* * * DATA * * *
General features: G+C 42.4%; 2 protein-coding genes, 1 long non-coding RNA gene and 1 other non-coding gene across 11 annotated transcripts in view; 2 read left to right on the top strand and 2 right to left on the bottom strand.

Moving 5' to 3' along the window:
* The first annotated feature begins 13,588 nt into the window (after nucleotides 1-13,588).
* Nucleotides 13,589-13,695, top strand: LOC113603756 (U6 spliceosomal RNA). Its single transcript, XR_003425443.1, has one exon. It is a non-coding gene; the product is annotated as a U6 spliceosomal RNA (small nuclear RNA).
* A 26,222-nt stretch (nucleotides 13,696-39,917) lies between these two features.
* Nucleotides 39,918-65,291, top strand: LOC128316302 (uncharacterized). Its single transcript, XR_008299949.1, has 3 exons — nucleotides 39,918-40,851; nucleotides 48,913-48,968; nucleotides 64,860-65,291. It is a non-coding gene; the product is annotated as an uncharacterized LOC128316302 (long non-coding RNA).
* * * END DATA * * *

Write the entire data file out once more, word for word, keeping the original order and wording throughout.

General features: G+C 42.4%; 2 protein-coding genes, 1 long non-coding RNA gene and 1 other non-coding gene across 11 annotated transcripts in view; 2 read left to right on the top strand and 2 right to left on the bottom strand.

Moving 5' to 3' along the window:
* The first annotated feature begins 13,588 nt into the window (after nucleotides 1-13,588).
* Nucleotides 13,589-13,695, top strand: LOC113603756 (U6 spliceosomal RNA). Its single transcript, XR_003425443.1, has one exon. It is a non-coding gene; the product is annotated as a U6 spliceosomal RNA (small nuclear RNA).
* A 26,222-nt stretch (nucleotides 13,696-39,917) lies between these two features.
* Nucleotides 39,918-65,291, top strand: LOC128316302 (uncharacterized). Its single transcript, XR_008299949.1, has 3 exons — nucleotides 39,918-40,851; nucleotides 48,913-48,968; nucleotides 64,860-65,291. It is a non-coding gene; the product is annotated as an uncharacterized LOC128316302 (long non-coding RNA).